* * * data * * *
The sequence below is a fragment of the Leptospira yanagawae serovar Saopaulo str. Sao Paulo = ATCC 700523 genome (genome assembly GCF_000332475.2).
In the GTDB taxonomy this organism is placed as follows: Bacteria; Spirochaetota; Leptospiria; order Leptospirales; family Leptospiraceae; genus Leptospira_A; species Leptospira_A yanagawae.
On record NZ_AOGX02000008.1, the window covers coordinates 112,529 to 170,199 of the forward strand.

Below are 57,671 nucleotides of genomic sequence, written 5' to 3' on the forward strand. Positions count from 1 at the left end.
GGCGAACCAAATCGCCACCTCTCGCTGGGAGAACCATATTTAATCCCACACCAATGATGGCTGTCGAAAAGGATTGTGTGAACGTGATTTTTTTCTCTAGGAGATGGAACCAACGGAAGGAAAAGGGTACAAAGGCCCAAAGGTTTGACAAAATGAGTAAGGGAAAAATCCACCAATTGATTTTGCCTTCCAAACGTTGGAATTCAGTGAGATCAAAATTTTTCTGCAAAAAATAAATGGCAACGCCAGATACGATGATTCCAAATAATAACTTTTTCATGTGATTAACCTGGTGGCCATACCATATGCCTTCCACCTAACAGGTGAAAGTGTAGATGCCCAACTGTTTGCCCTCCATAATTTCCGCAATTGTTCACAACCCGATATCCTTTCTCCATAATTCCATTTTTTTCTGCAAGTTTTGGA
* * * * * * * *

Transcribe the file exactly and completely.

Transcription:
The sequence below is a fragment of the Leptospira yanagawae serovar Saopaulo str. Sao Paulo = ATCC 700523 genome (genome assembly GCF_000332475.2).
In the GTDB taxonomy this organism is placed as follows: Bacteria; Spirochaetota; Leptospiria; order Leptospirales; family Leptospiraceae; genus Leptospira_A; species Leptospira_A yanagawae.
On record NZ_AOGX02000008.1, the window covers coordinates 112,529 to 170,199 of the forward strand.

Below are 57,671 nucleotides of genomic sequence, written 5' to 3' on the forward strand. Positions count from 1 at the left end.
GGCGAACCAAATCGCCACCTCTCGCTGGGAGAACCATATTTAATCCCACACCAATGATGGCTGTCGAAAAGGATTGTGTGAACGTGATTTTTTTCTCTAGGAGATGGAACCAACGGAAGGAAAAGGGTACAAAGGCCCAAAGGTTTGACAAAATGAGTAAGGGAAAAATCCACCAATTGATTTTGCCTTCCAAACGTTGGAATTCAGTGAGATCAAAATTTTTCTGCAAAAAATAAATGGCAACGCCAGATACGATGATTCCAAATAATAACTTTTTCATGTGATTAACCTGGTGGCCATACCATATGCCTTCCACCTAACAGGTGAAAGTGTAGATGCCCAACTGTTTGCCCTCCATAATTTCCGCAATTGTTCACAACCCGATATCCTTTCTCCATAATTCCATTTTTTTCTGCAAGTTTTGGA